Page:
With just 400 to 450 words for our weekly State Worker column, much of what we learn each week never sees print. Column Extras give you some of the notes, the quotes and the observations that inform what's published.

Our column in today's Bee mentions a few lessons that public employees can draw from the events leading to the recent NFL labor agreement with the union that represents its referees. When you strip away the sports entertainment aspect of the story, what's left is a private-sector union representing 121 part-time entertainment regulators who have been earning an average $149,000 per year with pension benefits.

The public would be appalled with those terms in a public-sector union contract, but as the video below shows, football fans absolutely gushed when the refs' lockout ended last week. We assume that most didn't know the new deal increases referees' average annual pay by 38 percent over seven years, offset by a phase-out of defined benefit pensions. And if fans did know, would they care?

September 20, 2012
Column Extra: More about unions' and business interests' political spending

With just 400 to 450 words for our weekly State Worker column, much of what we learn each week never sees print. Column Extras give you some of the notes, the quotes and the observations that inform what's published.

Our column in today's Bee cites data from the National Institute on Money in State Politics, a nonpartisan organization that tracks the path of political cash in California and other states, including money spent by labor unions and business interests.

We choose to look at contributions in 2010 for today's column because that's the last election year for which there is complete data. The institute uses quarterly reports from the California Secretary of State, so the figures for this year didn't include many of the biggest contributions for and against Proposition 32 that have come in since the end of June. Those numbers will be released early next month. We'll post them here.

On a related note, starting today we're tapping into an automatically-updated Proposition 32 contributions widget that will appear whenever we blog about the measure. The widget, left, comes courtesy of Maplight.org, another nonpartisan group that tracks political spending in California and elsewhere.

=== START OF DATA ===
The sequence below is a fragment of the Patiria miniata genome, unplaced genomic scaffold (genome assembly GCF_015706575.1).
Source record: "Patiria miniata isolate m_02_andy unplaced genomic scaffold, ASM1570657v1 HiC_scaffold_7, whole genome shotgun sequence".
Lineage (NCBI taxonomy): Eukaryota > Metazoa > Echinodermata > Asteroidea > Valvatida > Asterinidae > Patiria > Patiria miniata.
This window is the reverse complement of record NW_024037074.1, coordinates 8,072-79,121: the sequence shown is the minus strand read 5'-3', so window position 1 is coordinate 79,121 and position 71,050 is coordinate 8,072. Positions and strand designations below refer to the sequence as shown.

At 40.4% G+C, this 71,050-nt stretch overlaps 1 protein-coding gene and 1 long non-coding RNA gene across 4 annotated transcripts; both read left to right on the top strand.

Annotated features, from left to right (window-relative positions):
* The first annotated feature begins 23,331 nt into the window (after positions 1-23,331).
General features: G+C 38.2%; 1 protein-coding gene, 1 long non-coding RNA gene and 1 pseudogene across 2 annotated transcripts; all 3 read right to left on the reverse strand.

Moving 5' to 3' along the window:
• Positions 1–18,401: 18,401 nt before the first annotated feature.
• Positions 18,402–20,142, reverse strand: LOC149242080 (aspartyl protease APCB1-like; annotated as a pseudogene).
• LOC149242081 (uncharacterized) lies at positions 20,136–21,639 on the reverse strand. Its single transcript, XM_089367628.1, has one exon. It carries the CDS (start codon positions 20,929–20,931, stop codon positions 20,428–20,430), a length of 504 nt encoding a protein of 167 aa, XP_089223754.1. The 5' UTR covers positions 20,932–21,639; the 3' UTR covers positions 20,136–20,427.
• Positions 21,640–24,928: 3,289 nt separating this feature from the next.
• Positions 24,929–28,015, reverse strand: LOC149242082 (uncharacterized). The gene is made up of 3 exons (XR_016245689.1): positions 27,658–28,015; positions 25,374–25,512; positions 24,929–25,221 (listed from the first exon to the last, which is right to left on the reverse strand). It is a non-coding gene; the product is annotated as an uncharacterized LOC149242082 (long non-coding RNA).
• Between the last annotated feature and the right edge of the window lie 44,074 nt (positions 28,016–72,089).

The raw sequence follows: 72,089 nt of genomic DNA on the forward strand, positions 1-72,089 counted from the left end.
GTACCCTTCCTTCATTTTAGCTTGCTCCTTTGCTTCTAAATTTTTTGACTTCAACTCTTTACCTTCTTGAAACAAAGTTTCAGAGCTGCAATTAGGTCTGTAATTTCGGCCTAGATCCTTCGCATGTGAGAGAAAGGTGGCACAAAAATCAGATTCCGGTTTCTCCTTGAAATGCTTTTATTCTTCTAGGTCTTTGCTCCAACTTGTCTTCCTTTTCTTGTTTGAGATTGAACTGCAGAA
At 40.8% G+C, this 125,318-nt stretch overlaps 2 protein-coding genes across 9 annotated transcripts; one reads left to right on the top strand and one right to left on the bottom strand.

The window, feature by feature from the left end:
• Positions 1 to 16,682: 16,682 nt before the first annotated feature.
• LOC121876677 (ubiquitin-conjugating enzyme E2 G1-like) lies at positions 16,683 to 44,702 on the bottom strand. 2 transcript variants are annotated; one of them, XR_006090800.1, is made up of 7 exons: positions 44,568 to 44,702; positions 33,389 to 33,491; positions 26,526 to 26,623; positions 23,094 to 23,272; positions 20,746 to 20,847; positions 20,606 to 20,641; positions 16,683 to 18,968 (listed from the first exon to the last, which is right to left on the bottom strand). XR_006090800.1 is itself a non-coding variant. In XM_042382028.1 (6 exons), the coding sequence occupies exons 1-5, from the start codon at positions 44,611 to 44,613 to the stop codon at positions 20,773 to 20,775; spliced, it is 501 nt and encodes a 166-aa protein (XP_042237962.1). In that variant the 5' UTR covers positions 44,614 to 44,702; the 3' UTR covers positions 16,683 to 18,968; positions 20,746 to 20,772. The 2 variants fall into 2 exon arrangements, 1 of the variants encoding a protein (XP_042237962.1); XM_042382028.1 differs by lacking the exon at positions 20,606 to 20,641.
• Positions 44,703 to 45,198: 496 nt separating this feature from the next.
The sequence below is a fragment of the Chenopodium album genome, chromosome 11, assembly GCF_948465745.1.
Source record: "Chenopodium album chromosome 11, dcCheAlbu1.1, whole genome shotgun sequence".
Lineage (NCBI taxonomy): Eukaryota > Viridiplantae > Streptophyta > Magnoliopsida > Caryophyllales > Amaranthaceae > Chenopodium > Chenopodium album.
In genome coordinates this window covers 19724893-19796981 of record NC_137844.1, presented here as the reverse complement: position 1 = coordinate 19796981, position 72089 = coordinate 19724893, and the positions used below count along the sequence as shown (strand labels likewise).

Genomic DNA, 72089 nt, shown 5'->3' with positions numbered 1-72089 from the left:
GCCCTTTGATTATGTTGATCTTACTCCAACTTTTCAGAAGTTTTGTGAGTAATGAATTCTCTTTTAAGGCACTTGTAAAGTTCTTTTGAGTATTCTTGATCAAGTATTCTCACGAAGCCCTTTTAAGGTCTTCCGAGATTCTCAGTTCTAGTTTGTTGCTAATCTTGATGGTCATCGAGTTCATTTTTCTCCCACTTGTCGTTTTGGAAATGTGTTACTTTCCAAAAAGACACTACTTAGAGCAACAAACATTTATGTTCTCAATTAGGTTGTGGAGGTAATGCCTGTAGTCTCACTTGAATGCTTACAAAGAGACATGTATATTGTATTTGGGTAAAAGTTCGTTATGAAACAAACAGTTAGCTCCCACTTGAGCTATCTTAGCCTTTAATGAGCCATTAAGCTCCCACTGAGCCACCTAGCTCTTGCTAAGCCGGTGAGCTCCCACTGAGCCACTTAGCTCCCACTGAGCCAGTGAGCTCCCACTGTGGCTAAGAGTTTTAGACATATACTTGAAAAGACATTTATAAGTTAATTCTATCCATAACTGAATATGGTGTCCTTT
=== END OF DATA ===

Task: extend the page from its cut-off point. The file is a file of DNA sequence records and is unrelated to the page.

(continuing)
September 7, 2012
Column Extra: Internal memo cautioned economic slump would boost pension costs

120907 MARTY MORGENSTERN.JPGWith just 400 to 450 words for our weekly State Worker column, much of what we learn each week never sees print. Column Extras give you some of the notes, the quotes and the observations that inform what's published.

As we researched California's public pension history for our Thursday State Worker column, CalPERS' media relations office passed along a 1999 memo from then-Department of Personnel Administration Director Marty Morgenstern. The note to managers -- who would no doubt field questions from rank-and-file employees about why the state didn't just implement the increases -- explained why Morgenstern wanted to bargain them. He was particularly concerned about obligating the state pension system to life-time pension promises to employees based on fabulous-but-fickle CalPERS investment returns at the time:

You may be asked, "Why not the entire CalPERS package, isn't the Board paying for it?" The answer is no. CalPERS' earnings do help, but the State must still contribute millions of dollars each year to CalPERS to pay for our pensions. It is true that the State contribution has gone down of late. The biggest reasons ... low inflation, a good economy and the fact that CalPERS returns on investment have been greater than expected. Yet there is no guarantee that our economy will continue to grow at the same rate. More importantly, perhaps, we do not believe it is prudent to assume that CalPERS will continue to earn record-high investment returns. Like buying a home with a variable rate mortgage that has no cap, the risk would be too great.

The document embedded below includes Morgenstern's full memo and the Legislative Analyst's December 1999 take on the pension increases authorized in Senate Bill 400.


September 6, 2012
Column Extra: CalPERS' rationale for 1999 public pension hikes

Thumbnail image for Thumbnail image for Thumbnail image for Thumbnail image for 100607 CALPERS HQ.JPGWith just 400 to 450 words for our weekly State Worker column, much of what we learn each week never sees print. Column Extras give you some of the notes, the quotes and the observations that inform what's published.